I'm not asking about the safety of which solder, I'm asking about which type of solder would be best for my purposes

I'm a novice electronic hobbyist and I just want to know what composition of solder should I get that will do the job the best, for the best price. There are many different compositions of solder wire and I really don't know which would be best for some simple circuit soldering.

If someone could breakdown what solder they would get for hobbyist purpose, could you let me know. In addition could you breakdown what metal composition of leaded solder, lead free, and tin-lead, would be suffice for my purposes.

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    \$\begingroup\$ Rosin core 63/37. I use Multicore 362 myself. \$\endgroup\$ Commented Aug 20, 2013 at 20:05
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    \$\begingroup\$ Rosin core so it doesn't chew through the leads or traces, and 63/37 so that it melts easily. \$\endgroup\$ Commented Aug 20, 2013 at 20:14
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    \$\begingroup\$ (1) What they say (2) Summary - use a good brand of tin-lead solder of AROUND 60/40. Having a small amount of Silver does no harm and may help (and costs $) BUT do not use leasd free solder to start Lead free is used in Europe and many other locations due to ROHS requirements BUT is harder to use and will cause you more problems to start. Later when you know why you want to you can enter the lead-less battle. \$\endgroup\$
    – Russell McMahon
    Commented Aug 20, 2013 at 23:10
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    \$\begingroup\$ || It is highly likely that you can breathe all the smoke you wish from soldering and not suffer lead poisoning problems as the vapour pressure is very low even when liquid BUT breathing resin smoke is not certain to allow you to live long and prosper (but it may) even though some smells very nice indeed - so a simple fan or ventilation system does no harm. \$\endgroup\$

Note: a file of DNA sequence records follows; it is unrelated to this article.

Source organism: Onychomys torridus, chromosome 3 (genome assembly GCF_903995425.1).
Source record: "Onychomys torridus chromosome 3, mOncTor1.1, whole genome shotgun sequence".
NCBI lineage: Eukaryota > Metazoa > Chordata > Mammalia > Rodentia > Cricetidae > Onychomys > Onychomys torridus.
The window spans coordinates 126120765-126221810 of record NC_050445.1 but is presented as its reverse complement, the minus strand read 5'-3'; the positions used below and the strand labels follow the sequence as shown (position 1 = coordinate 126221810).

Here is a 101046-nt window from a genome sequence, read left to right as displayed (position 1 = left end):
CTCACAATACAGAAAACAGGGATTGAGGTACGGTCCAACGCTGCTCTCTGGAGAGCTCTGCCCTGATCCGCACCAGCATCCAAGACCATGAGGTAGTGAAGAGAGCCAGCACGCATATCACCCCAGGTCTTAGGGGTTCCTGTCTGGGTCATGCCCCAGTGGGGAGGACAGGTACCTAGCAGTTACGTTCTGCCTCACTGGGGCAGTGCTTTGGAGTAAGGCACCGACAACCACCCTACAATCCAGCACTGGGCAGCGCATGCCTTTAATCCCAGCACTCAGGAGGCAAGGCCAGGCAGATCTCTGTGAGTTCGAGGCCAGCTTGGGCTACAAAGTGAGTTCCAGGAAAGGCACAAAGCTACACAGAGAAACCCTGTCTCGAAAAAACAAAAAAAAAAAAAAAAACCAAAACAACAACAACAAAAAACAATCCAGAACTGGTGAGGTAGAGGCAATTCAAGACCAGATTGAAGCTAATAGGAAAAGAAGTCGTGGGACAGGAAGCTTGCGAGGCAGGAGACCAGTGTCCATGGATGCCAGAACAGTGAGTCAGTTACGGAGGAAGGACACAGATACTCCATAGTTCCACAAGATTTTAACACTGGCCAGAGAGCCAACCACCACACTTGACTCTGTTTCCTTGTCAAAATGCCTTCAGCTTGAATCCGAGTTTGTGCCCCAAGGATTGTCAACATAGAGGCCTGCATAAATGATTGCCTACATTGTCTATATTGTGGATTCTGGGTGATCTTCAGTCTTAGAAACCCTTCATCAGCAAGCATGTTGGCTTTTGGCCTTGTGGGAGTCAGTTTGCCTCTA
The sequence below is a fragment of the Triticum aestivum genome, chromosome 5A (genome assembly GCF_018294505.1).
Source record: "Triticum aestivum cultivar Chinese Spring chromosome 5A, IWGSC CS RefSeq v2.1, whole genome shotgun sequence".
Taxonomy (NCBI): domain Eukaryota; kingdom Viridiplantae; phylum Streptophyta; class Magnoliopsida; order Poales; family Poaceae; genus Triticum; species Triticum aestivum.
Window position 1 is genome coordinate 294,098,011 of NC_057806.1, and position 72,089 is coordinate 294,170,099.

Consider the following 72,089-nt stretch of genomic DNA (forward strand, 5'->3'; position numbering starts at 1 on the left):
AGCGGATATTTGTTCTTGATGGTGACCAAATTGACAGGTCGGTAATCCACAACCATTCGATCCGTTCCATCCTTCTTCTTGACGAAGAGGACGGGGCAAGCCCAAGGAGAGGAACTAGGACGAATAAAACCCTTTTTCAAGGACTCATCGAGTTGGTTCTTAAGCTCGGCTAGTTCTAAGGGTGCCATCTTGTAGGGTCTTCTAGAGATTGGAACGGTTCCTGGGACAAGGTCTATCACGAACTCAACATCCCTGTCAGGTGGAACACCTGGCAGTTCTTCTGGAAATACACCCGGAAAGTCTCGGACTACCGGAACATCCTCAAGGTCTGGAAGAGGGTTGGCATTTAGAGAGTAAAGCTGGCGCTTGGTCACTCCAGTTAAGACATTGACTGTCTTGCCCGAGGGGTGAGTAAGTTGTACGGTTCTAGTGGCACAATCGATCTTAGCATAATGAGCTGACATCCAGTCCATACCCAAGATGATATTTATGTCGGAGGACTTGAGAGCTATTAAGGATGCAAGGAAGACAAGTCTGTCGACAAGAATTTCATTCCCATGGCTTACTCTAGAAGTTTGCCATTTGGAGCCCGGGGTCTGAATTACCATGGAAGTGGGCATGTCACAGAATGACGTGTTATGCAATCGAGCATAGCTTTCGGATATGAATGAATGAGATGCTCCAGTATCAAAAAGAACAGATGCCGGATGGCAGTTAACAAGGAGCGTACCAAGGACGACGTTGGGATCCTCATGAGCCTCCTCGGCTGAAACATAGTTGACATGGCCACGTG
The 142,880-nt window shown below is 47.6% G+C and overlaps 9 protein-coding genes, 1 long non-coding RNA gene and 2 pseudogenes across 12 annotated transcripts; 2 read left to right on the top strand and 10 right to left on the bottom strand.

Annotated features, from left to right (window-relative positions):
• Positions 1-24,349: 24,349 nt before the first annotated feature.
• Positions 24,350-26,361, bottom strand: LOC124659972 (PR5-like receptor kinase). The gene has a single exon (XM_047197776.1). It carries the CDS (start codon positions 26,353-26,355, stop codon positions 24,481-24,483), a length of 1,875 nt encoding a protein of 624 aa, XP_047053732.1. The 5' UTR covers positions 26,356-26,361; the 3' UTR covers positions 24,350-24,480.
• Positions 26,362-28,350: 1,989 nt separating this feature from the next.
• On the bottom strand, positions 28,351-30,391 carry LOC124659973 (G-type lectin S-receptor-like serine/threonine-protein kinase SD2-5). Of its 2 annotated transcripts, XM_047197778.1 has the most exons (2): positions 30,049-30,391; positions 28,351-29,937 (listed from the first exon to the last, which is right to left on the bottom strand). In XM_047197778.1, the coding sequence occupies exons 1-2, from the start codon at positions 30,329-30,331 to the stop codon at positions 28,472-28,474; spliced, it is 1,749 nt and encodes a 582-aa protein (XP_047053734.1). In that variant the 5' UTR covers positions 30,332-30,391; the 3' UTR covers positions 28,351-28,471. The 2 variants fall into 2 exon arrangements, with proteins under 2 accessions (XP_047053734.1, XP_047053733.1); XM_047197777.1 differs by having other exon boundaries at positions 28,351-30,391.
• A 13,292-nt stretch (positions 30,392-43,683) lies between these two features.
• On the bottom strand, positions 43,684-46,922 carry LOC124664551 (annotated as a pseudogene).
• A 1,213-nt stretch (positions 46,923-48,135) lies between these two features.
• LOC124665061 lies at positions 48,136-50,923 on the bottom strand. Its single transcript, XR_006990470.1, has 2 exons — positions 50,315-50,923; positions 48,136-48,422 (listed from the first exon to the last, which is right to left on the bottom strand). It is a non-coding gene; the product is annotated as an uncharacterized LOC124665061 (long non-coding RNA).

– Russell McMahon
    Commented Aug 20, 2013 at 23:14
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    \$\begingroup\$ Regarding lead, here is something to think about: someone somewhere is shooting ducks or rabbits with lead pellets as we write this, and will having them for dinner later. Maybe roasted over a campfire: a nice segue to the topic of burning resins! Say, I wonder how many hours of soldering are equivalent to one evening sitting around a campfire. Electronic tinkering vs. outdoorsmanship: not so different! \$\endgroup\$
    – Kaz
    Commented Aug 20, 2013 at 23:35

2 Answers 2


A hobbyist isn't constrained by rules like ROHS or anything. Your only constraints are your soldering iron, and the availability of getting solder.

63/37 Tin/Lead Rosin Core is a relatively low temperature, easy to use, easy to find solder commonly used by hobbyists. Choose the size depending on what you are going to solder (the bigger the parts, the larger the solder you want). 60/40 Tin/Lead is also commonly used. You can try 62/36/2 Tin/Lead/Silver if you want to get fancy.

Best advice, don't sweat the small stuff :D


The benefit of tin/lead is that it melts as lower temperatures than lead-free solder, and thus you have less risk of toasting the components you're working with. I would highly recommend using tin/lead for beginner hobbyist projects. I use 62/36/2 tin/lead/silver from Radio Shack, but there's really no difference between that and 63/37. 63/37 is great because it's eutectic, too (has a melting point, rather than a temperature-range-of-smushiness.)

  • \$\begingroup\$ In my experience the 63/37 is less strong but more ductile. The 62/36/2 is stronger and more rigid. IOW, the former is good for hookup wires, through-hole components, and stuff that might get flexed. I use the latter mostly for SMD components and for soldering (magnet/wire-wrap) wire directly onto SMD IC leads. \$\endgroup\$ Commented Feb 13, 2022 at 4:51

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